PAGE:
At the time of Frieze’s inception, the major international fairs were Art Basel in Switzerland, The Armory in New York and Madrid’s Arco. But with the rise of the Young British Artists in the 1990s, and the opening of Tate Modern in 2000, London had become a major art-world city. (“When Matthew and I published the first issue of frieze in 1991,” Sharp told me, “you could have comfortably fit every gallerist, artist, collector and curator in this city in one pub.”)
Despite its organiser’s professed innocence of the business, Frieze London was an immediate success, becoming one of the non-negotiable events in the art-world calendar. Since 2012 Frieze has been composed of two distinct fairs in two gigantic white tents at either end of Regent’s Park in the centre of town: Frieze London, where dealers sell new work by contemporary artists, and Frieze Masters, which focuses on everything from early Homo sapiens to the late 20th century. To put it in business terms, Frieze London is all about the primary market, whereas Frieze Masters is all about the secondary. The bigger deals tend to be the secondary ones (2019’s priciest transaction was Hauser & Wirth’s sale of a 1968 oil-and-chalk work on paper by Cy Twombly for $6.5m). But it’s Frieze London that generates more excitement, for its commanding vision of the state of contemporary art, its larger crowds and its hipper VIPs. (At Frieze Masters I saw the actor John Malkovich drifting urbanely through the throng, whereas at Frieze London I passed M.I.A, a controversy-courting rapper and producer, as she was hustled in.)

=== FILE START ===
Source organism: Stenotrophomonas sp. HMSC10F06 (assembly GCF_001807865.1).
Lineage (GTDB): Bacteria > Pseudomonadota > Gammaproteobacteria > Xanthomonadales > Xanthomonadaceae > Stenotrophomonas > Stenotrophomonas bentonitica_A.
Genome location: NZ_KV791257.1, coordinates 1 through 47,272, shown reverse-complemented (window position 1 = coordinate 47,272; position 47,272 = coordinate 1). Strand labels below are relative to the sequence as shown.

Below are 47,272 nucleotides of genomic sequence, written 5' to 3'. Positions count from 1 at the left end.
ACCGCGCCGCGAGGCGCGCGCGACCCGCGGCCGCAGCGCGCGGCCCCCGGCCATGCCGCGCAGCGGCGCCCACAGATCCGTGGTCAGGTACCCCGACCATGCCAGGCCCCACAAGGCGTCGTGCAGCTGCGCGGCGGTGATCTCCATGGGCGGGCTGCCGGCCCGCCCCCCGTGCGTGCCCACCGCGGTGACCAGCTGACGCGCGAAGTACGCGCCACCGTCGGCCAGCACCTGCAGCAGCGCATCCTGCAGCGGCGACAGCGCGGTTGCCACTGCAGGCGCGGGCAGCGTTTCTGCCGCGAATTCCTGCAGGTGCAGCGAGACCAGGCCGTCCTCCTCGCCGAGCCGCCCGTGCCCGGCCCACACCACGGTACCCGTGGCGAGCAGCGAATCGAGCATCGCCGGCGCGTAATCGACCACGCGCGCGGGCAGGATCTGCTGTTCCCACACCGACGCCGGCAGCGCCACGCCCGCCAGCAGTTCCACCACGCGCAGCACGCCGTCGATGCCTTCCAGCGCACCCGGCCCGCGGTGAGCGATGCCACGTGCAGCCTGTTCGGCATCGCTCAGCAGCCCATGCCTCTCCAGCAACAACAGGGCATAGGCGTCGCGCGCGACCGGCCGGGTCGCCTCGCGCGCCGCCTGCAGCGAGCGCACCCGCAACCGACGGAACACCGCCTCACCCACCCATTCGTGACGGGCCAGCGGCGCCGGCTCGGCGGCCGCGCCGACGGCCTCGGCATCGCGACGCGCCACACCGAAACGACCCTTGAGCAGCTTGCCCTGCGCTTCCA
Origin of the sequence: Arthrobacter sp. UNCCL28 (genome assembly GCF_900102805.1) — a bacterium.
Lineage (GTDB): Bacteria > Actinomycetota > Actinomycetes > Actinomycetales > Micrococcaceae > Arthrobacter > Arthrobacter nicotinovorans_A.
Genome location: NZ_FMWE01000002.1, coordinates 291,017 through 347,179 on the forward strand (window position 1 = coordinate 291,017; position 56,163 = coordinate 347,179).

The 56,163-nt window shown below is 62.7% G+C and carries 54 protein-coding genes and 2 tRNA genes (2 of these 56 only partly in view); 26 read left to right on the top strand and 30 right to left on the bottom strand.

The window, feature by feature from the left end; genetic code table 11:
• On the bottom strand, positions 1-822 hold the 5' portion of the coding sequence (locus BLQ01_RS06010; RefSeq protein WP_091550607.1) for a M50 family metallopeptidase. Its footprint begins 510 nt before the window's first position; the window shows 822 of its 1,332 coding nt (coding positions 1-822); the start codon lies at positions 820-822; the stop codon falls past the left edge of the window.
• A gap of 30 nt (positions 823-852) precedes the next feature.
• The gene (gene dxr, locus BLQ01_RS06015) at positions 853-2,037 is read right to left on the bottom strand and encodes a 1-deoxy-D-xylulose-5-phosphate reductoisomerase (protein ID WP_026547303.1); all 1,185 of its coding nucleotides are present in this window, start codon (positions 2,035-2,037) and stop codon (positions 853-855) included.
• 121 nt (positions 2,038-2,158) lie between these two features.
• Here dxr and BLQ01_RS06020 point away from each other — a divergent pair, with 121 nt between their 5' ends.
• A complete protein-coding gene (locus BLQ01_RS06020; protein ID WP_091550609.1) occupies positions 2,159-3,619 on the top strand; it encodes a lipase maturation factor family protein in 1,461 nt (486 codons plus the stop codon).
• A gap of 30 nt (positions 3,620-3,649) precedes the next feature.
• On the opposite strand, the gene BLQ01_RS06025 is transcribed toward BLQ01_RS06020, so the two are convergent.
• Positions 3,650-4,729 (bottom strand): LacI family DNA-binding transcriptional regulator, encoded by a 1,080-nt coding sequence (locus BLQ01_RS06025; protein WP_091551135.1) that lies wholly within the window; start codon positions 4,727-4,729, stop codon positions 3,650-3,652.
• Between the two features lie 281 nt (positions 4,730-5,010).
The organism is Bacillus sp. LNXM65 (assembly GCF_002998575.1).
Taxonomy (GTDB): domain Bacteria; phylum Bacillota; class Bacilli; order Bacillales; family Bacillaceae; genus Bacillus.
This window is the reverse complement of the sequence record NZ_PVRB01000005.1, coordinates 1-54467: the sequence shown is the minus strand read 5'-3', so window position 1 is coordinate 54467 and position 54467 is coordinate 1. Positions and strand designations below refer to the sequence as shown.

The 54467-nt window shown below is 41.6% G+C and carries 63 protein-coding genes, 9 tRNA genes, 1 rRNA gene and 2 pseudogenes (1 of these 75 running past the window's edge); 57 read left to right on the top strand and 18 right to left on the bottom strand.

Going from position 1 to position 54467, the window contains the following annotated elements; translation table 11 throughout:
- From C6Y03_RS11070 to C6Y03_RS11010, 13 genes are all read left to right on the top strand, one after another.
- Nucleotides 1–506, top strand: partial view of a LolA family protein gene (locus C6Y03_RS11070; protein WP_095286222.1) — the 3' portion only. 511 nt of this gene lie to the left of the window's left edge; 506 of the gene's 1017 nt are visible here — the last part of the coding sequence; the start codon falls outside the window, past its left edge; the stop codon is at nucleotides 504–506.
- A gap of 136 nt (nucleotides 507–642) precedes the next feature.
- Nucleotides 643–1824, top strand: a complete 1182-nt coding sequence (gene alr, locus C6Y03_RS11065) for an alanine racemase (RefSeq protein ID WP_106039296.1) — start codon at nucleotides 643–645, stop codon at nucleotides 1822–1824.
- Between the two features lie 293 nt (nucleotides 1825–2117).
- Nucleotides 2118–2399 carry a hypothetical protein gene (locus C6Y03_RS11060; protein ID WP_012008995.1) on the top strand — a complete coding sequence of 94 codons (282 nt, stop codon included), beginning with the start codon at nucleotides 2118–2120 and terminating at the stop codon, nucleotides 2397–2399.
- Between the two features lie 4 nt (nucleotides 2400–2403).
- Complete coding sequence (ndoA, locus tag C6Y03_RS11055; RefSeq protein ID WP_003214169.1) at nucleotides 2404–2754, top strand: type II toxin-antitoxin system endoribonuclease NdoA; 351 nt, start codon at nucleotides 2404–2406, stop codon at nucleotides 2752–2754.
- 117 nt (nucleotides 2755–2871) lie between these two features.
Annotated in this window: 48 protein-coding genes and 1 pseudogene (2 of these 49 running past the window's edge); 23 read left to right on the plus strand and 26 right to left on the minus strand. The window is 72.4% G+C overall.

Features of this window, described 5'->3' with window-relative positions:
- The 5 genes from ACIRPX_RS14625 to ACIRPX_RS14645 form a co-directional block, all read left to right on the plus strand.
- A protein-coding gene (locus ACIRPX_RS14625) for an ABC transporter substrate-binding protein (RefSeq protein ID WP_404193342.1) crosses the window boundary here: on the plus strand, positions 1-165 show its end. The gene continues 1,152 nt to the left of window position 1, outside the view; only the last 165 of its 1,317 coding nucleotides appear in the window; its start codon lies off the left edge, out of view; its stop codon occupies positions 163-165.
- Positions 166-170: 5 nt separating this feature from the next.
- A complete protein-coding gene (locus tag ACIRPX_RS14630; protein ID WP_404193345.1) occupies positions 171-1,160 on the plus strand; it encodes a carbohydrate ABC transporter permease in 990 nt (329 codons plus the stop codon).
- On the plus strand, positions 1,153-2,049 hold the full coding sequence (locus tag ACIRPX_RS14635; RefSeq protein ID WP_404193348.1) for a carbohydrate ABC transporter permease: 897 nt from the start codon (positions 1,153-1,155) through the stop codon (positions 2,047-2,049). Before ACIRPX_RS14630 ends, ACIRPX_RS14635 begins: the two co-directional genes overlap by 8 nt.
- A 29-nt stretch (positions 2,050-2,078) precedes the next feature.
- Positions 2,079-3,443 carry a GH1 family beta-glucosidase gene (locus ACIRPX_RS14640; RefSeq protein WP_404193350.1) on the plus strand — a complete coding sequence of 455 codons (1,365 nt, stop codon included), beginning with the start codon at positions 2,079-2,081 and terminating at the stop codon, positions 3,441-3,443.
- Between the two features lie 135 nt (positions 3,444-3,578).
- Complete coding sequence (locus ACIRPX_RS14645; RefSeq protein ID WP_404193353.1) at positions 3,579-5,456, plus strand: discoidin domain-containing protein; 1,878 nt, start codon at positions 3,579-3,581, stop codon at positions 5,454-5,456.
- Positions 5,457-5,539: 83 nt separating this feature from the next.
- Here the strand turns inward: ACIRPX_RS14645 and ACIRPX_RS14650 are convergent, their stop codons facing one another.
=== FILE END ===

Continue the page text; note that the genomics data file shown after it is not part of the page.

The vast majority of visitors come to look at the art, and at the stylish people who have come to be looked at while looking at the art. “There are 60,000 people at this fair,” as Marc Glimcher, ceo of New York’s Pace Gallery put it to me, “and maybe 3,000 of them will buy something.” Glimcher (Power 100 ranking: 23) is an American man of comfortable middle age who somehow managed to pull off a hooded top beneath a blue suit jacket. He talked about the explosion of interest in contemporary art over the last 20 years or so. People were here, he said, because art was an essential part of life.
“The inventory states that the stone is from the King of Burmah (sic) and was presented to the Queen ‘by the Burmese Ambassadors’ and was reset in the original style,” de Guitaut goes on.
So where is it now?
“The bracelet was bequeathed to Princess Louise, Duchess of Argyll, and therefore passed out of the Royal Collection.”
Nash wrote to the current Duke of Argyll, who told him no such jewel remained in the family’s possession. Princess Louise, Queen Victoria’s artistic fourth daughter, appears to have given or bequeathed the ruby to someone, but whom?
“As a member of the immediate royal family, Princess Louise’s Will remains sealed,” says Nash, the author of a book on royal wills published earlier this year.